There are some really cute insects out there, and one genus of especially cute insects is the genus Euspinolia, called the Panda Ants. Panda Ants are actually not ants at all, but instead are wasps of the family Mutillidae, commonly called the Velvet Ants. The Panda Ant was first described to science in 1938 and is found in dry coastal regions of Chile. Like many wasp species, and unlike true ants, Panda Ants do not live in colonies and also do not have queens and drones and workers. Panda Ants get their name from the dramatic black and white coloration of the females. However, don’t get too comfortable around a Panda Ant because they get their other common name of Cow Killer Ants from the incredibly painful sting they can deliver from their unusually long and maneuverable stinger. Only
females can sting since the stinger in these wasps is a modification of the ovipositor.
These wasps have a lot of really cool and interesting adaptations. One is their extreme sexual dimorphism. Females have the stingers mentioned above, but they have no wings. The males are larger and while they lack stingers, they have wings. The differences between the sexes are so dramatic that it is often very difficult to determine what the two sexes of a given species are unless the two are actually seen mating. The males are in many species are so much larger than the females that they actually pick the females up and carry them in flight during mating. After mating, the male sets the female down and she then crawls into the underground burrow of other bee or wasp species. The larva of these other ground-nesting bees and wasps will become the hosts for the growing Panda Ant larva. What happens is the female Panda Ant will lay a single egg beside each host larva or pupae she finds. These eggs hatch and the Panda Ant larva eats its way into the host larva. The Panda Ant grows inside of the host larva, feeding off its tissue, eventually killing it. Once the larva Panda Ant matures into an adult it only feeds on nectar.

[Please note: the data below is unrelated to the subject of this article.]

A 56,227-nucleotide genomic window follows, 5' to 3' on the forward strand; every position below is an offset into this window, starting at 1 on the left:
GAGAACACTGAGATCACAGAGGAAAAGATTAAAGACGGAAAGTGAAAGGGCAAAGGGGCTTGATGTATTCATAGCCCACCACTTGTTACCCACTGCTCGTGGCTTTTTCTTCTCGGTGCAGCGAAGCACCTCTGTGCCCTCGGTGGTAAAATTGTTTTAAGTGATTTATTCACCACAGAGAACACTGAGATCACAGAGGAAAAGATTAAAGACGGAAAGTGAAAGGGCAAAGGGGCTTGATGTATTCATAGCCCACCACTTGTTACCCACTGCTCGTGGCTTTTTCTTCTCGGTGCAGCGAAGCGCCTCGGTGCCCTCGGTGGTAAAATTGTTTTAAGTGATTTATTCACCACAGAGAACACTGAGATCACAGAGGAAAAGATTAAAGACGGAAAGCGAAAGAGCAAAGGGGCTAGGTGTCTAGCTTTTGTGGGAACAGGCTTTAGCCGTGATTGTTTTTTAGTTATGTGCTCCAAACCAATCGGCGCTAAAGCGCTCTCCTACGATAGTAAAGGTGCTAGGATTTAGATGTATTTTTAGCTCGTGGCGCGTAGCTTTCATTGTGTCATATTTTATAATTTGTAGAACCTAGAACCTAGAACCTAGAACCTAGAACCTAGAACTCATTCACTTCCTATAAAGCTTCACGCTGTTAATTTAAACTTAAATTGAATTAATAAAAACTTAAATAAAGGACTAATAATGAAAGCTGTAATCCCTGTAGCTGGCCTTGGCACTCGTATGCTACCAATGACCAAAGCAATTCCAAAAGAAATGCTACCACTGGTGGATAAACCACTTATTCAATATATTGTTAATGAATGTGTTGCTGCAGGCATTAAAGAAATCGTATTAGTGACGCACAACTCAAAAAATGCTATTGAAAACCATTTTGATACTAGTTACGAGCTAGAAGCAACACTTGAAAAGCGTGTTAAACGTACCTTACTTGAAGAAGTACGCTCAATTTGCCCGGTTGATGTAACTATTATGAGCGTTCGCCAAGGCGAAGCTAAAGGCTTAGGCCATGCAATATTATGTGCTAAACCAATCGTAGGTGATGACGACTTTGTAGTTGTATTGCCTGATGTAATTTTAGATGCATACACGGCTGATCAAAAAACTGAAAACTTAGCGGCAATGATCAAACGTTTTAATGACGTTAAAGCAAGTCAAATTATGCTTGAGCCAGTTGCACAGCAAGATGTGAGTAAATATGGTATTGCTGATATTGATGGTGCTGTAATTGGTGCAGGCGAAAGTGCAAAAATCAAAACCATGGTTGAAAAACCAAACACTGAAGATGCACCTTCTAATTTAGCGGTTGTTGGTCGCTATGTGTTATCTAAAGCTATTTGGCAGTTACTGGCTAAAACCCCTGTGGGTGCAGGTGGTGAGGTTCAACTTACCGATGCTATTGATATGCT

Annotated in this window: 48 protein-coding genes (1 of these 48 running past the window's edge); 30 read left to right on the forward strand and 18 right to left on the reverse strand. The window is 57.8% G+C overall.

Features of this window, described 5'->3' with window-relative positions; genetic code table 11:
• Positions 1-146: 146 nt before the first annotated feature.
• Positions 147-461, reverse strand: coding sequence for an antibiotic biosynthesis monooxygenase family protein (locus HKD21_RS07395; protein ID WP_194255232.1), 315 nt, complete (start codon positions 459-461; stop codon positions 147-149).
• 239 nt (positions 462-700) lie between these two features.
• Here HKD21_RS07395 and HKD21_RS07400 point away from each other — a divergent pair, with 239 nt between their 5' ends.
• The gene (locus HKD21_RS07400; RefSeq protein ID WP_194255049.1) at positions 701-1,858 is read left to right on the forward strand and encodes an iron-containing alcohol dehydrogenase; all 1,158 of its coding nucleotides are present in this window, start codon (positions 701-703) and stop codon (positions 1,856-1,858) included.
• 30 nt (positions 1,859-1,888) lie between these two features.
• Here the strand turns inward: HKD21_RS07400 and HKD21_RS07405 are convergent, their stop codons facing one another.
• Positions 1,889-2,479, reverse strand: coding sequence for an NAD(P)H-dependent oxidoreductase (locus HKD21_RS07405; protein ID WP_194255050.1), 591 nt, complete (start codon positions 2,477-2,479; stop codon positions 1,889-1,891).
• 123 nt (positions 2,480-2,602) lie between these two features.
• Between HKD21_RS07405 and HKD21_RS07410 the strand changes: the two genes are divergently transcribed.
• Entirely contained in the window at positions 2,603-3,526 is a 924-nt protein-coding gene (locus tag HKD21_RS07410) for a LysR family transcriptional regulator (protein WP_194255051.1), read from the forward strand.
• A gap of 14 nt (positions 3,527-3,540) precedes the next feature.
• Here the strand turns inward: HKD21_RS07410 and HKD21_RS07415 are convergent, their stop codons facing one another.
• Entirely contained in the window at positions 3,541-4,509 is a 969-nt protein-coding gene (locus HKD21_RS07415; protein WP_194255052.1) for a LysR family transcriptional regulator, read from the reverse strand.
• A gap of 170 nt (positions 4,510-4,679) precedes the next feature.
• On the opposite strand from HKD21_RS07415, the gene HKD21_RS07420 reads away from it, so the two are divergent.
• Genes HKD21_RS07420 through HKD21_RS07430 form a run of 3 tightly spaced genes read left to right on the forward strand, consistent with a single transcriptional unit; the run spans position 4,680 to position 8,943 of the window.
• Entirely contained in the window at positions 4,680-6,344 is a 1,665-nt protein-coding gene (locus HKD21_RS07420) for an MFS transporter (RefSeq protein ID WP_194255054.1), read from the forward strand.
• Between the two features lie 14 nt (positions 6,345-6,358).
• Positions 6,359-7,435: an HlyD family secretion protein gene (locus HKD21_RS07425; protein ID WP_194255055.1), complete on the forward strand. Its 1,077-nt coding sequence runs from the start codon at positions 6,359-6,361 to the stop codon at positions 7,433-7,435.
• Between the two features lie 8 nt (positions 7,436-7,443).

Another cool adaptation is the incredibly strong exoskeletons of these wasps, so strong t
hat entomologists often have difficulty getting a steel pin through collected specimens! This hard and strong exoskeleton helps reduce water loss, which is useful because these wasps live in dry and sandy regions of Chile where water retention is a major concern. Their hard exoskeletons also allow them to invade the underground nests of their host species.
Very little is known about the status and population levels of these wasps. Due to their limited geographic range and the restricted nature of western side of the Andes Mountains, they will probably be strongly effected by climate change as the dry conditions that exist within the temperature ranges these insects seem to favor are pushed uphill.